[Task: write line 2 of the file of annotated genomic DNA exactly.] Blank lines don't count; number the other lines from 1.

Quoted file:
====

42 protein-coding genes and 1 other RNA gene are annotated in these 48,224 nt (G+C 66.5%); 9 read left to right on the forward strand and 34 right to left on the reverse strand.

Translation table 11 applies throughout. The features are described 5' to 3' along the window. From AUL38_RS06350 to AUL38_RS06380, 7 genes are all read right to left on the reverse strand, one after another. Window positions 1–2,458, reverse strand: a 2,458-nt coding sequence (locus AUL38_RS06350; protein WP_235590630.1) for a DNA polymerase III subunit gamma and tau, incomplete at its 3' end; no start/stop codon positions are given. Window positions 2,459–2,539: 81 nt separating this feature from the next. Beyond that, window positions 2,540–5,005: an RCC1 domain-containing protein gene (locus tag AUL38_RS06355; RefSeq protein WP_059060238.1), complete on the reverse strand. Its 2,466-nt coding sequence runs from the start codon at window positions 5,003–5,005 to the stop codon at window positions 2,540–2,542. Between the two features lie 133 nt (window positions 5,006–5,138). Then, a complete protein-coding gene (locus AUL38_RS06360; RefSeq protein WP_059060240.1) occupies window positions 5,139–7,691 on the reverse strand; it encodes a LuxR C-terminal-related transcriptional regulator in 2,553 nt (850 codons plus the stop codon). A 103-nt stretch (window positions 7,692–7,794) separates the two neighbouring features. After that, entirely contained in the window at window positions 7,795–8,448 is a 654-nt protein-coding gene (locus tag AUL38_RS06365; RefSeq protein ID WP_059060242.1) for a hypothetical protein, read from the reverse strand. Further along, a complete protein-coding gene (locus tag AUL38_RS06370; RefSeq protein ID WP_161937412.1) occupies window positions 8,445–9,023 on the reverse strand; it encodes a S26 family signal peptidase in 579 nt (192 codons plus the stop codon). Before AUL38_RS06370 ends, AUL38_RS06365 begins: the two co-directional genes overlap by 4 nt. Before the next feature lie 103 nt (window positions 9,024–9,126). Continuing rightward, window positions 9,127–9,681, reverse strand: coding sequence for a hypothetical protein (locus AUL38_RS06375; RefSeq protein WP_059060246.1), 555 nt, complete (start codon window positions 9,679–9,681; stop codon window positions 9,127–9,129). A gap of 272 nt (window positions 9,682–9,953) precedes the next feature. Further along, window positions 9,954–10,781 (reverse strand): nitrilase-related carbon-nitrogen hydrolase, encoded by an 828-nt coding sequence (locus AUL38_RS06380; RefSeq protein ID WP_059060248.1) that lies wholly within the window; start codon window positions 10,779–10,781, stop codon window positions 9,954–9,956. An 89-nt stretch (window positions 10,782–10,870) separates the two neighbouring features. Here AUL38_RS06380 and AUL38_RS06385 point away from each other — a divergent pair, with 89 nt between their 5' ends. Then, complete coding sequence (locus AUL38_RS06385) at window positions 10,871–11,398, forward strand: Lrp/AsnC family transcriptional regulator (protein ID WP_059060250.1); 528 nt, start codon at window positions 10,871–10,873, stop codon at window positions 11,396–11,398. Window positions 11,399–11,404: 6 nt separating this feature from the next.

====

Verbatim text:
Translation table 11 applies throughout. The features are described 5' to 3' along the window. From AUL38_RS06350 to AUL38_RS06380, 7 genes are all read right to left on the reverse strand, one after another. Window positions 1–2,458, reverse strand: a 2,458-nt coding sequence (locus AUL38_RS06350; protein WP_235590630.1) for a DNA polymerase III subunit gamma and tau, incomplete at its 3' end; no start/stop codon positions are given. Window positions 2,459–2,539: 81 nt separating this feature from the next. Beyond that, window positions 2,540–5,005: an RCC1 domain-containing protein gene (locus tag AUL38_RS06355; RefSeq protein WP_059060238.1), complete on the reverse strand. Its 2,466-nt coding sequence runs from the start codon at window positions 5,003–5,005 to the stop codon at window positions 2,540–2,542. Between the two features lie 133 nt (window positions 5,006–5,138). Then, a complete protein-coding gene (locus AUL38_RS06360; RefSeq protein WP_059060240.1) occupies window positions 5,139–7,691 on the reverse strand; it encodes a LuxR C-terminal-related transcriptional regulator in 2,553 nt (850 codons plus the stop codon). A 103-nt stretch (window positions 7,692–7,794) separates the two neighbouring features. After that, entirely contained in the window at window positions 7,795–8,448 is a 654-nt protein-coding gene (locus tag AUL38_RS06365; RefSeq protein ID WP_059060242.1) for a hypothetical protein, read from the reverse strand. Further along, a complete protein-coding gene (locus tag AUL38_RS06370; RefSeq protein ID WP_161937412.1) occupies window positions 8,445–9,023 on the reverse strand; it encodes a S26 family signal peptidase in 579 nt (192 codons plus the stop codon). Before AUL38_RS06370 ends, AUL38_RS06365 begins: the two co-directional genes overlap by 4 nt. Before the next feature lie 103 nt (window positions 9,024–9,126). Continuing rightward, window positions 9,127–9,681, reverse strand: coding sequence for a hypothetical protein (locus AUL38_RS06375; RefSeq protein WP_059060246.1), 555 nt, complete (start codon window positions 9,679–9,681; stop codon window positions 9,127–9,129). A gap of 272 nt (window positions 9,682–9,953) precedes the next feature. Further along, window positions 9,954–10,781 (reverse strand): nitrilase-related carbon-nitrogen hydrolase, encoded by an 828-nt coding sequence (locus AUL38_RS06380; RefSeq protein ID WP_059060248.1) that lies wholly within the window; start codon window positions 10,779–10,781, stop codon window positions 9,954–9,956. An 89-nt stretch (window positions 10,782–10,870) separates the two neighbouring features. Here AUL38_RS06380 and AUL38_RS06385 point away from each other — a divergent pair, with 89 nt between their 5' ends. Then, complete coding sequence (locus AUL38_RS06385) at window positions 10,871–11,398, forward strand: Lrp/AsnC family transcriptional regulator (protein ID WP_059060250.1); 528 nt, start codon at window positions 10,871–10,873, stop codon at window positions 11,396–11,398. Window positions 11,399–11,404: 6 nt separating this feature from the next.